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Christine Allison, Darrell Schlange; Eye-Movement Analysis in Relationship to Birth Order in Children. Invest. Ophthalmol. Vis. Sci. 2013;54(15):182. doi: https://doi.org/.
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The purpose of this study was to analyze the relationship between birth order and appropriate saccadic and fixation eye-movement abilities. It was theorized that first born children and children with no siblings may exhibit better saccades and fixation control prior to entering Kindergarten due to the ways they might play differently, and/or that they might spend more time reading with a caregiver.
93 children with similar academic and socioeconomic backgrounds were examined the summer prior to entering Kindergarten. The age range was 4 to 6 years old. Each child was given a full comprehensive eye examination including tests of accommodation, vergence, and ocular health. The children also received eye-movement analysis of their saccades and fixations ability as recorded with the Visagraph visual skills protocol. The primary caregivers completed a survey regarding the number and ages of siblings, prior school history, and the amount of time the children spent on specific tasks such as being read to by an adult, playing near vision games, and participating in outdoor activities.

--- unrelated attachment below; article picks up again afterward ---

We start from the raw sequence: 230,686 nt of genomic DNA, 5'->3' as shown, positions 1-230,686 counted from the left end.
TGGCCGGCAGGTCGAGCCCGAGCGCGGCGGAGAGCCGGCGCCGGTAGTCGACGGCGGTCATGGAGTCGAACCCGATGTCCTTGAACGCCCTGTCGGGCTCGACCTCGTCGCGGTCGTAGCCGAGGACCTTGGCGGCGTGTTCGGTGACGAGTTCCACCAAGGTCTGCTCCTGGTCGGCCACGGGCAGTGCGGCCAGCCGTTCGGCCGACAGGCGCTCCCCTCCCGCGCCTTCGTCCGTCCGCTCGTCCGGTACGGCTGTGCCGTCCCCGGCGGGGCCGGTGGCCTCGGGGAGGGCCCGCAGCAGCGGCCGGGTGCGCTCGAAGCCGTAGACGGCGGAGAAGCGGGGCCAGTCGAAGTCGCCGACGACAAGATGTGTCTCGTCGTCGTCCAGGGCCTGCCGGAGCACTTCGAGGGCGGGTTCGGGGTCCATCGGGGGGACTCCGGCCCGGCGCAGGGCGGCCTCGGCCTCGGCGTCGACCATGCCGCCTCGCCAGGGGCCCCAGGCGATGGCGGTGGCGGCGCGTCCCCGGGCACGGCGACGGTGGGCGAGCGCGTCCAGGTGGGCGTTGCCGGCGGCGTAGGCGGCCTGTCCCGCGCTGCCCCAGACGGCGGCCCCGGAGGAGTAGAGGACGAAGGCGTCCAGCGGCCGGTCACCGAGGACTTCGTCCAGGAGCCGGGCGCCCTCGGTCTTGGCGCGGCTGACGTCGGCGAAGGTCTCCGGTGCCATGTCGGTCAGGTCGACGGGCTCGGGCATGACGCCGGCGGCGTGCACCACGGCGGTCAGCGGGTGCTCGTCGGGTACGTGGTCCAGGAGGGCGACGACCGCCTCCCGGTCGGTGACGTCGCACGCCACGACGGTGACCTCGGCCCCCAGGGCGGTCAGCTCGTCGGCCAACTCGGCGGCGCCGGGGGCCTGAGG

Children who were first in birth order exhibited better fixation control with fewer off-target drifts (F 27.143, p <0.05) and more efficient horizontal saccades (F 16.844, p <0.05 ). These observations were also noted in the children that were read to more often and performed more near vision games, specifically coloring activities.
The type of activities that first born children choose or are encouraged to perform on a daily basis may lead to better eye movement skills by the time they enter kindergarten. This may result in earlier school success and earlier reading when compared to children later in the birth order. The children in this study, who remain in the same school system, are currently being re-evaluated prior to entering third grade to determine if these observations remain with age, or if the abilities equalize with time.
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